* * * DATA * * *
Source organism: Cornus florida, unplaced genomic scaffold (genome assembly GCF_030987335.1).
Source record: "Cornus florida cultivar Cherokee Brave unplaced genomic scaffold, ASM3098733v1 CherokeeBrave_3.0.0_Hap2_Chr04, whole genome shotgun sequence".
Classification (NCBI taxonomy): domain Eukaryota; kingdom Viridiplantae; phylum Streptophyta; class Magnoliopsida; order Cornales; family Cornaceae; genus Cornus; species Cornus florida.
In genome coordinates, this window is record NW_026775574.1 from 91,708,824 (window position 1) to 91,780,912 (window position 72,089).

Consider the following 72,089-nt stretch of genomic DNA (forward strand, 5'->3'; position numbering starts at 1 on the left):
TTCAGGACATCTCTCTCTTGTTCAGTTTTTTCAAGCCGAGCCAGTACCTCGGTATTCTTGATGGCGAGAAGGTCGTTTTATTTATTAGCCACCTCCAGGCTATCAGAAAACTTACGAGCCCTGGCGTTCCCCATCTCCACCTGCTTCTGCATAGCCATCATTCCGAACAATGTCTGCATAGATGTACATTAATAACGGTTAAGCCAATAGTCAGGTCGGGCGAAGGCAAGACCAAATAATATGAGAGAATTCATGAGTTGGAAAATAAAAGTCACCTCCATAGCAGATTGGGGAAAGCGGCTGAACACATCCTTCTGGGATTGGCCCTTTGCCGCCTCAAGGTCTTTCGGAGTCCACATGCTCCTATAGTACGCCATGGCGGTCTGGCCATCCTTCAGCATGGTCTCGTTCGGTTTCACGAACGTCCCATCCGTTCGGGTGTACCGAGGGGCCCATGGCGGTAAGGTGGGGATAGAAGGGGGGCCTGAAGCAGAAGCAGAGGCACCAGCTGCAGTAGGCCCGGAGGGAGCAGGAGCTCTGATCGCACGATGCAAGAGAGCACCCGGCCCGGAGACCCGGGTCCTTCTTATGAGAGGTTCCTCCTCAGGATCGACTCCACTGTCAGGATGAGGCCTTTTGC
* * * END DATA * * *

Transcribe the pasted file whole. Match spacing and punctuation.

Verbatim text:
Source organism: Cornus florida, unplaced genomic scaffold (genome assembly GCF_030987335.1).
Source record: "Cornus florida cultivar Cherokee Brave unplaced genomic scaffold, ASM3098733v1 CherokeeBrave_3.0.0_Hap2_Chr04, whole genome shotgun sequence".
Classification (NCBI taxonomy): domain Eukaryota; kingdom Viridiplantae; phylum Streptophyta; class Magnoliopsida; order Cornales; family Cornaceae; genus Cornus; species Cornus florida.
In genome coordinates, this window is record NW_026775574.1 from 91,708,824 (window position 1) to 91,780,912 (window position 72,089).

Consider the following 72,089-nt stretch of genomic DNA (forward strand, 5'->3'; position numbering starts at 1 on the left):
TTCAGGACATCTCTCTCTTGTTCAGTTTTTTCAAGCCGAGCCAGTACCTCGGTATTCTTGATGGCGAGAAGGTCGTTTTATTTATTAGCCACCTCCAGGCTATCAGAAAACTTACGAGCCCTGGCGTTCCCCATCTCCACCTGCTTCTGCATAGCCATCATTCCGAACAATGTCTGCATAGATGTACATTAATAACGGTTAAGCCAATAGTCAGGTCGGGCGAAGGCAAGACCAAATAATATGAGAGAATTCATGAGTTGGAAAATAAAAGTCACCTCCATAGCAGATTGGGGAAAGCGGCTGAACACATCCTTCTGGGATTGGCCCTTTGCCGCCTCAAGGTCTTTCGGAGTCCACATGCTCCTATAGTACGCCATGGCGGTCTGGCCATCCTTCAGCATGGTCTCGTTCGGTTTCACGAACGTCCCATCCGTTCGGGTGTACCGAGGGGCCCATGGCGGTAAGGTGGGGATAGAAGGGGGGCCTGAAGCAGAAGCAGAGGCACCAGCTGCAGTAGGCCCGGAGGGAGCAGGAGCTCTGATCGCACGATGCAAGAGAGCACCCGGCCCGGAGACCCGGGTCCTTCTTATGAGAGGTTCCTCCTCAGGATCGACTCCACTGTCAGGATGAGGCCTTTTGC